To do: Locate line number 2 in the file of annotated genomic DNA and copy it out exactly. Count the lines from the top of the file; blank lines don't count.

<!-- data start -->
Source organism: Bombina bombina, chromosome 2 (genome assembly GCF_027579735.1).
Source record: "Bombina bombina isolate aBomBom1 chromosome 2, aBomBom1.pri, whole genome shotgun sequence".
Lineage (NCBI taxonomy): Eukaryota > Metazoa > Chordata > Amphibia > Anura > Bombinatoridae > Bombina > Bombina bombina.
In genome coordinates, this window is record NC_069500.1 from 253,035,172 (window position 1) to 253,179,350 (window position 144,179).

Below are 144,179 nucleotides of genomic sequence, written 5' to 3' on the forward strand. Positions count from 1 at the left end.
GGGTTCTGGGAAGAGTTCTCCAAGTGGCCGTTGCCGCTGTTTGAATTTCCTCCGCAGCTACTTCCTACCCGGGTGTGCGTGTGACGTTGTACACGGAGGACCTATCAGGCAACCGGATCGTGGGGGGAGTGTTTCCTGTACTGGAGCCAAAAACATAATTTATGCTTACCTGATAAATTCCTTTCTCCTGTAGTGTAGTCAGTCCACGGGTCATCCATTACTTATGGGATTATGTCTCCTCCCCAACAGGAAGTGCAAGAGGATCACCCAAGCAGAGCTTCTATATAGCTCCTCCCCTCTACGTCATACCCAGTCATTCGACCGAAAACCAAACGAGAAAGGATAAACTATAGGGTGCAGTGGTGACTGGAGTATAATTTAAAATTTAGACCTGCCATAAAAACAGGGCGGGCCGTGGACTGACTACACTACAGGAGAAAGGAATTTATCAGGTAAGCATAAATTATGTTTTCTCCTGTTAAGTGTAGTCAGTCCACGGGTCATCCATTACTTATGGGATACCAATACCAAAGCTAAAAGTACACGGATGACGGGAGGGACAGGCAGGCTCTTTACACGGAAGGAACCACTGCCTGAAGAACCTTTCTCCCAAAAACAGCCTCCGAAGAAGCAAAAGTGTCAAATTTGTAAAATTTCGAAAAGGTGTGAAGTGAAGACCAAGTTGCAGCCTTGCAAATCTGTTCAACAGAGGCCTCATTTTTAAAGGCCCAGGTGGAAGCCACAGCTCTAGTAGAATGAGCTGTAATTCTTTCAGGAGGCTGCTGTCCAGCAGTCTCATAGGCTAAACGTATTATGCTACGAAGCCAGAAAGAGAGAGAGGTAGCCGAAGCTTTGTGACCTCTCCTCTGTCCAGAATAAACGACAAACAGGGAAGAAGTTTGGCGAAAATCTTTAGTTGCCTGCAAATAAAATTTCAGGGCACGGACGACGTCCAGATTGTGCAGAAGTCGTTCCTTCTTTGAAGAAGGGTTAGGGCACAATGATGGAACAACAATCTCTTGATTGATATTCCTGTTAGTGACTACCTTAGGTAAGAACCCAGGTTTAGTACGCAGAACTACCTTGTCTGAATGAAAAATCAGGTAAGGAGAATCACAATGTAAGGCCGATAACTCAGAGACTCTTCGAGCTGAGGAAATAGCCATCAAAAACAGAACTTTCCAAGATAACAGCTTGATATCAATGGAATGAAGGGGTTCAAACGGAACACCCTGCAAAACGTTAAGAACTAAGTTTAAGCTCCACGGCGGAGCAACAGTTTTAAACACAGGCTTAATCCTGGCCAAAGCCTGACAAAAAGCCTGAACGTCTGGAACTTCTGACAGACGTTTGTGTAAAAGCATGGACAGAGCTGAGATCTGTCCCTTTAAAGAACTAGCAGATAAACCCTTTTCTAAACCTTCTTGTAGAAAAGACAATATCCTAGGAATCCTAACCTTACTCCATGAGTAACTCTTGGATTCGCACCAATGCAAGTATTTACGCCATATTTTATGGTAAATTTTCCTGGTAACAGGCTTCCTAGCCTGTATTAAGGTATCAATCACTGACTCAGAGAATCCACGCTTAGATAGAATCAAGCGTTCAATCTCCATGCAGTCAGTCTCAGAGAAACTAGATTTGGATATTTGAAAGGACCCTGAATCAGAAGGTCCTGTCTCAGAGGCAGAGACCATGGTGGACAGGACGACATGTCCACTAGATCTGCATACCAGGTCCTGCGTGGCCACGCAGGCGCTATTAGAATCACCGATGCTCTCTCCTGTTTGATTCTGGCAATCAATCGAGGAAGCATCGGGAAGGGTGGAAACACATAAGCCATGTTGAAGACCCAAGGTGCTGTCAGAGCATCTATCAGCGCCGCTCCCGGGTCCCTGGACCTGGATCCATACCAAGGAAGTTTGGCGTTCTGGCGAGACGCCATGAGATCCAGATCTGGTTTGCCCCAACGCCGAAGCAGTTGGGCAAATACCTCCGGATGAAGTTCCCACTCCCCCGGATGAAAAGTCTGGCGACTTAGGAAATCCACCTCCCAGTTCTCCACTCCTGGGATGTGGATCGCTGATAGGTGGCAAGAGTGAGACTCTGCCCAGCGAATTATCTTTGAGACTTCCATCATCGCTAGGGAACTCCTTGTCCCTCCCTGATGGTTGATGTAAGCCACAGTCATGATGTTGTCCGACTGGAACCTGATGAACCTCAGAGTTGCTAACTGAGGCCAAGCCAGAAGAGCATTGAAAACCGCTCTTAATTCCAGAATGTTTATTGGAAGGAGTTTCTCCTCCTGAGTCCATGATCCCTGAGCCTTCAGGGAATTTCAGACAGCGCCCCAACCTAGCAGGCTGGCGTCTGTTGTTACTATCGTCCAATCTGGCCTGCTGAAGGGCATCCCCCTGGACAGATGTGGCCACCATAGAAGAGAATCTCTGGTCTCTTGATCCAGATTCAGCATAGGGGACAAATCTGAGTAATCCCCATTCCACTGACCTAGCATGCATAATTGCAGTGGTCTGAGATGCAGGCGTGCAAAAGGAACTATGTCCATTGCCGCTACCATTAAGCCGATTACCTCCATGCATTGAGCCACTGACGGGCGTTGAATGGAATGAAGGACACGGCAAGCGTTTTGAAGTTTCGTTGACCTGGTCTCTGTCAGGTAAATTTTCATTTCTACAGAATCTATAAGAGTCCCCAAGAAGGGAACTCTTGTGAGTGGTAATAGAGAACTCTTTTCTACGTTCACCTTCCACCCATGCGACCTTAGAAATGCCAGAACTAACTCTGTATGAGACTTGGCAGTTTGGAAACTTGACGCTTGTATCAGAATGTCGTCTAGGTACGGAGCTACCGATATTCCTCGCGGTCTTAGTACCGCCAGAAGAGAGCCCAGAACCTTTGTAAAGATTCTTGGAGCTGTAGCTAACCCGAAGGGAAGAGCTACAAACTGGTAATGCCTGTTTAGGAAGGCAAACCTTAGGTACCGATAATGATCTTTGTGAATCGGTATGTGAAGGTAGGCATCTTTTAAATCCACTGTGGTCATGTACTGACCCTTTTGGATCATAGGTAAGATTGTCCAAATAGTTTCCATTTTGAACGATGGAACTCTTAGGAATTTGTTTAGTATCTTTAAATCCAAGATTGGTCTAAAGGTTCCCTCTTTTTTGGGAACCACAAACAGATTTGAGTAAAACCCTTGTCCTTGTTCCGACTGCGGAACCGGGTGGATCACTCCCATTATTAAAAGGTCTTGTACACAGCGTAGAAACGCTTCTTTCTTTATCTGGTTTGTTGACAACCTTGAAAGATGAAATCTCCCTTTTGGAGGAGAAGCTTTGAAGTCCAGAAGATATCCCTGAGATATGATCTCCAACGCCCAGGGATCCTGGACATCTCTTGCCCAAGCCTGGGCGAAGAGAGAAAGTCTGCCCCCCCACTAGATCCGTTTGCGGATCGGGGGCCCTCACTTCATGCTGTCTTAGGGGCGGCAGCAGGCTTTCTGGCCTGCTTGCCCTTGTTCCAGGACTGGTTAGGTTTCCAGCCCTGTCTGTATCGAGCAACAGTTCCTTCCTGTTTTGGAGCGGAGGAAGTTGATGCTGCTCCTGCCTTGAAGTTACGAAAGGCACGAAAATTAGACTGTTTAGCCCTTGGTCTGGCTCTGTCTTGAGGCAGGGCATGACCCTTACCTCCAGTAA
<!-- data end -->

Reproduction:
Source record: "Bombina bombina isolate aBomBom1 chromosome 2, aBomBom1.pri, whole genome shotgun sequence".